Controlled Environment: A controlled environment usually is a space that buffers external environs, temperature fluctuations. Artworks in a controlled environment should be exhibited in stable humidity and temperatures and kept away from direct sunlight and high intensity lighting.

Craquelure: is used to describe the network of fine cracks in the paint or varnish of a work of art. The cracks are not reversible and they appear over centuries as the paint dries.

Engraving: is the practice of incising a design onto a hard, usually flat surface by cutting grooves into it.

Facsimile Reproduction: is an exact copy of a work of art. Reproductions were sometimes produced as a teaching exercise in an artist’s workshop, or at the request of patrons who would like to own a work which is imitates another work of art.

Grand Tour: was a “rite of passage” usually undertaken by well off European men, across Europe as an education in culture, history and art. Started around 1660 and continued until the 1800s. Men of lesser means, could only undertake this educational itinerary if they could find a sponsor.

 

Horror Vacui: comes from Latin meaning ‘fear of empty space’. It is used in the context of art history to denotes works which are clustered with figures in contrast to works which are relatively austere and minimal.

Nicolas Poussin (1594 – 1665): Nicolas Poussin was a seventeenth century French Baroque artist who lived and worked primarily in Rome. He is known for his classical Baroque style which blends French and Roman sensibilities. His main inspiration includes Ancient Greek and Roman work as well as the work of Italian Renaissance artists, Raphael and Titian who favoured order and harmony in their work.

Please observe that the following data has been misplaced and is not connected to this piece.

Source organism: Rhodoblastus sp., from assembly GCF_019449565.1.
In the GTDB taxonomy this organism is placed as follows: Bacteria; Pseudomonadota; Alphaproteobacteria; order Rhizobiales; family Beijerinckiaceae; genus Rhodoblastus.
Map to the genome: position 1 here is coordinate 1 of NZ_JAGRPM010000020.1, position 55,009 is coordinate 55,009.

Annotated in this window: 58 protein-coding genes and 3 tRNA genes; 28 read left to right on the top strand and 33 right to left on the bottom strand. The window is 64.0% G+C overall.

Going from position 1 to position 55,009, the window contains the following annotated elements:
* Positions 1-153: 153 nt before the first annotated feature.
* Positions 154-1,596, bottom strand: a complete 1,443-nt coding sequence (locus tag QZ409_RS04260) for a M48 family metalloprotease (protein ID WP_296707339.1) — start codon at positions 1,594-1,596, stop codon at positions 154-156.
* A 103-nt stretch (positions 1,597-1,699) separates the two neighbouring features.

Jean Pesne (1623 – 1700): Jean Pesne was a French engraver and painter. He copied the work of Poussin, Van Dyck and the Carracci brothers among other aritsts.

Raphael Sanzio (1483 – 1520): Raphael Sanzio, more commonly referred to by his first name only, was an Italian High Renaissance artist. He is best known for his work at the Vatican, including the School of Athens. His work embodies classical principles of art, emphasising harmony and balance in his compositions.

Renaissance: Renaissance, a French word meaning rebirth, is applied to the rediscovery and revival of interest in the art, architecture and literary culture of Antiquity which took place in Italy from the 14th century onwards, and in Northern Europe a little later. It is broadly used to describe the historical period stretching from the 15th century to the end of the 16th century. It is also applied as a stylistic label to the art of these centuries. Two main phases of the Italian Renaissance are distinguished: the Early Renaissance and the High Renaissance.

St. Peter’s Keys: Christ gave the keys to heaven and earth to St. Peter. According to the gospel of Matthew 16:18-19 Christ says, ‘…you are Peter and on this rock I will build My church… And I will give you the keys of the kingdom of heaven, and whatever you bind on earth will be bound in heaven…’ St. Peter is often depicted with a pair of keys in his hands. His keys are also used in ecclesiastical heraldry, including on the papal coat of arms.

Titian (1488/1490 – 1576): Titian was an Italian sixteenth century artist who was one of the major protagonists of the Venetian School. In his youth, Titian became an apprentice to the Venetian artist Sebastiano Zuccato. He eventually worked other leading artists including Giovanni Bellini and Giorgione. His early work is characterised by his classical tendencies.